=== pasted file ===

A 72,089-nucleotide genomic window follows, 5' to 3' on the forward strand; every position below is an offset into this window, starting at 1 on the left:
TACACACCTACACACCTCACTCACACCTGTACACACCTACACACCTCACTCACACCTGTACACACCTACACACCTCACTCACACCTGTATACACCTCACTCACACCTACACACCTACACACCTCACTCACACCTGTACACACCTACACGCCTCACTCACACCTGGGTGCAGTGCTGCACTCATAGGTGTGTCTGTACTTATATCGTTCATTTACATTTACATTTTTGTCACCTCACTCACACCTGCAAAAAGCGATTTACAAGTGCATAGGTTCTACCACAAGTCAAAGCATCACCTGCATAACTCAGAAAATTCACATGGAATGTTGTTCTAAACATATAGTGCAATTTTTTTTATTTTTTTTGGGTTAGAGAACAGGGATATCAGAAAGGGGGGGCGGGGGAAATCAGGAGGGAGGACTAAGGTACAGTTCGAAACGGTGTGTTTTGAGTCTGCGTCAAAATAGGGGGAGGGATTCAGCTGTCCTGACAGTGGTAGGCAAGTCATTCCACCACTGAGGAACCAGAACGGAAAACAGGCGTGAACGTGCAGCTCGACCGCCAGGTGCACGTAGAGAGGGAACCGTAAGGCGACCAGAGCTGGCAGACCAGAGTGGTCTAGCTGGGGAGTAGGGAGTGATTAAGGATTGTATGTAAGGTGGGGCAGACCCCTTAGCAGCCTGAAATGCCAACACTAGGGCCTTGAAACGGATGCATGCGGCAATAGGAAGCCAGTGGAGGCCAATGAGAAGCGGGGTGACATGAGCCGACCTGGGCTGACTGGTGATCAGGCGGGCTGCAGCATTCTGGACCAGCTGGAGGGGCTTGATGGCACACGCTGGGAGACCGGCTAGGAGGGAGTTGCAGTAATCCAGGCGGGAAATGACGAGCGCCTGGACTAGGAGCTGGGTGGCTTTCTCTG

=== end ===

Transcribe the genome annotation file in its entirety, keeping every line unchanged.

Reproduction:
A 72,089-nucleotide genomic window follows, 5' to 3' on the forward strand; every position below is an offset into this window, starting at 1 on the left:
TACACACCTACACACCTCACTCACACCTGTACACACCTACACACCTCACTCACACCTGTACACACCTACACACCTCACTCACACCTGTATACACCTCACTCACACCTACACACCTACACACCTCACTCACACCTGTACACACCTACACGCCTCACTCACACCTGGGTGCAGTGCTGCACTCATAGGTGTGTCTGTACTTATATCGTTCATTTACATTTACATTTTTGTCACCTCACTCACACCTGCAAAAAGCGATTTACAAGTGCATAGGTTCTACCACAAGTCAAAGCATCACCTGCATAACTCAGAAAATTCACATGGAATGTTGTTCTAAACATATAGTGCAATTTTTTTTATTTTTTTTGGGTTAGAGAACAGGGATATCAGAAAGGGGGGGCGGGGGAAATCAGGAGGGAGGACTAAGGTACAGTTCGAAACGGTGTGTTTTGAGTCTGCGTCAAAATAGGGGGAGGGATTCAGCTGTCCTGACAGTGGTAGGCAAGTCATTCCACCACTGAGGAACCAGAACGGAAAACAGGCGTGAACGTGCAGCTCGACCGCCAGGTGCACGTAGAGAGGGAACCGTAAGGCGACCAGAGCTGGCAGACCAGAGTGGTCTAGCTGGGGAGTAGGGAGTGATTAAGGATTGTATGTAAGGTGGGGCAGACCCCTTAGCAGCCTGAAATGCCAACACTAGGGCCTTGAAACGGATGCATGCGGCAATAGGAAGCCAGTGGAGGCCAATGAGAAGCGGGGTGACATGAGCCGACCTGGGCTGACTGGTGATCAGGCGGGCTGCAGCATTCTGGACCAGCTGGAGGGGCTTGATGGCACACGCTGGGAGACCGGCTAGGAGGGAGTTGCAGTAATCCAGGCGGGAAATGACGAGCGCCTGGACTAGGAGCTGGGTGGCTTTCTCTG